Infrastructure needed before refugees can go rural
INFRASTRUCTURE, health and social services must be in place before a plan to channel immigrants and refugees to regional Queensland can succeed.
Local Government Minister David Crisafulli, whose parents migrated to Australia, said the proposal, which came out of the Queensland Plan 30-year vision discussions last year, depended on Federal Government co-operation to put the necessary infrastructure in place to cope with anticipated growth.
"I think it is something that we should embrace on one condition, and that is that the infrastructure has got to be delivered ahead of the game," he said.
"We've seen what happens when you open a mining town without the infrastructure in place.
"It's got to come with jobs, it's got to come with employment, it's got to come with people who are willing to move into an area and become part of that community.
"There is no question the Federal Government needs to come on board with this journey."
Mr Crisafulli said while Premier Campbell Newman had discussed the plan with Federal Immigration Minister Scott Morrison, it was early days in terms of whether any rules could be changed to make the proposal happen.
While the details of how such a scheme would work are yet to be worked out, it is expected to involve a quota system, minimum stay in regional areas and faster processing times for those prepared to live outside cities.
For example, new arrivals into cities such as Rockhampton, Mackay or Bundaberg must live in a that city for a specific period as part of their residency conditions.
Queensland governments have tried unsuccessfully to direct people away from Brisbane and the Sunshine and Gold coasts for many years while the Federal Government has several schemes in place to encourage people into regional Australia.
Under the Queensland Plan, the government wants 50% of the population to live outside the south-east corner by 2034, meaning the regions must house another 2.3 million people.
About 100,000 overseas immigrants move to Queensland each year.
Bob Birrell, from the Centre for Population and Urban Research at Monash University, said there had been good results in Victoria when migrants moved to regional areas.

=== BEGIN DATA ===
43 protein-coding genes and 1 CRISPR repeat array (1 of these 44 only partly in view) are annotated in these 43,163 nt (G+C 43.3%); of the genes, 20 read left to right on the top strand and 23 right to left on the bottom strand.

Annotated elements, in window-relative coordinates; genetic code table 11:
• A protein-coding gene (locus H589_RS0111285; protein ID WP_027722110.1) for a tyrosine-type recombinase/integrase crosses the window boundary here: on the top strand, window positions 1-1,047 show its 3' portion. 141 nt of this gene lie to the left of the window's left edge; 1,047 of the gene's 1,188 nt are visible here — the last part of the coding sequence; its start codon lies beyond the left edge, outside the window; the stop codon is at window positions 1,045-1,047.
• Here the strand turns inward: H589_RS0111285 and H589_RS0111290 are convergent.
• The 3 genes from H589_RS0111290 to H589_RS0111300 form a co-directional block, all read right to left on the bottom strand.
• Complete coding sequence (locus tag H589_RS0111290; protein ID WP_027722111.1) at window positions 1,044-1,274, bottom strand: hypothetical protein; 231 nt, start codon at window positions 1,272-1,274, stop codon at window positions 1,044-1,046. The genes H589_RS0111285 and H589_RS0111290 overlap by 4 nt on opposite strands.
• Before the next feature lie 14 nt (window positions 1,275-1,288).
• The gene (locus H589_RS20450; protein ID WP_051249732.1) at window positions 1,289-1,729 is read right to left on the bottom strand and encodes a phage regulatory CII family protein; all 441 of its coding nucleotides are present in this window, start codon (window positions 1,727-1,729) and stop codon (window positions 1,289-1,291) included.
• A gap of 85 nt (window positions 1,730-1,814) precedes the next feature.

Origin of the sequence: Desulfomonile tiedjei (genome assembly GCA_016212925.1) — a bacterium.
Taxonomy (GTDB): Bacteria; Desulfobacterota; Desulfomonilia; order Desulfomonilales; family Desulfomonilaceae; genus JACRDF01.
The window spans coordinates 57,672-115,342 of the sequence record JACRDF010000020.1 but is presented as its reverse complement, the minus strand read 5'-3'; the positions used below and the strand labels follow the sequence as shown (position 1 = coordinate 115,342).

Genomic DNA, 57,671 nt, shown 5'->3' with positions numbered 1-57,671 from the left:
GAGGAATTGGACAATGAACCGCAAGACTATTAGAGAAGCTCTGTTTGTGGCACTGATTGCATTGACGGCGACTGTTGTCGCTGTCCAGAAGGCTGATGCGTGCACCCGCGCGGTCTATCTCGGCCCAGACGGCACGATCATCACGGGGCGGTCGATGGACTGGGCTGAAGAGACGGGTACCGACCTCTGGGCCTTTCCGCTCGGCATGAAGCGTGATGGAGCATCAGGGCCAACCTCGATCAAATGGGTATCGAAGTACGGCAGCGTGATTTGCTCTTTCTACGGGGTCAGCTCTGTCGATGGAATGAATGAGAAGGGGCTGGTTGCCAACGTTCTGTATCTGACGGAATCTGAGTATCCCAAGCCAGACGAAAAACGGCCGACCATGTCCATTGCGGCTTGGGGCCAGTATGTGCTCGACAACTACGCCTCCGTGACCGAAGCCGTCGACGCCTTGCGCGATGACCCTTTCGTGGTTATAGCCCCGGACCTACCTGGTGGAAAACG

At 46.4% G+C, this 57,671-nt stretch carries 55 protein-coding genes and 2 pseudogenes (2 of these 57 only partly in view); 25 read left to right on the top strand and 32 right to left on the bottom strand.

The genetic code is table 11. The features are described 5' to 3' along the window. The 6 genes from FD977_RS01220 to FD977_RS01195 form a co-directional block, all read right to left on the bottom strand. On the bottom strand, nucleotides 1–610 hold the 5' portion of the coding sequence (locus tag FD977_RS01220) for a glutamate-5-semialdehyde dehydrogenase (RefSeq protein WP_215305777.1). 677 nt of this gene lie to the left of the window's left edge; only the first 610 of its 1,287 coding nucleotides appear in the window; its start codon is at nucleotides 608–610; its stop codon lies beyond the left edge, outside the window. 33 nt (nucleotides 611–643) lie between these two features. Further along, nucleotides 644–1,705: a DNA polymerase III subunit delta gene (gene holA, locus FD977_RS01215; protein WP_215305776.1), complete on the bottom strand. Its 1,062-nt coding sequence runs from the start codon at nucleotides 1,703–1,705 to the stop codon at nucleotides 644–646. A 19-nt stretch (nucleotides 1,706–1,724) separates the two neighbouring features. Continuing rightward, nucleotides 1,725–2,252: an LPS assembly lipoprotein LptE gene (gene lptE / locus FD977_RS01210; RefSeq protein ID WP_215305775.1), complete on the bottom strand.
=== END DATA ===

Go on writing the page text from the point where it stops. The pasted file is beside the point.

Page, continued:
He said there was significant movement of Muslim people to Shepparton while some riverland areas had experienced growth in Chinese and south-east Asian populations.
Mr Birrell said the willingness to do field labour meant there was a niche for them in regional areas but the majority were still located in metropolitan areas.
He said most settled in established ethnic communities because the infrastructure and support networks meant they could function in a new country.
Mr Birrell said it was especially hard for refugees to work in regional areas because many did not speak English, had few skills and had distinct cultural backgrounds.
"It's a major issue to achieve such a relocation to regional areas where people are not familiar with their background, employment is least likely and they don't have large communities with established institutions like in the western suburbs of Sydney and Melbourne," he said.
Mr Birrell said establishing social and cultural programs would be fundamental to ensuring a smooth transition but noted there were already visas to attract skilled migrants to regional Australia.
Mr Crisafulli said if the plan worked it should result in regional centres that prospered for a generation and a capital city with a bright future instead of overcrowding issues.
"This is a benefit for all Queensland because if you continue to try and pile everyone into the one location, not only will it cause great pressures for the people who live in Brisbane but it's also a great cost to the taxpayer across the state," he said.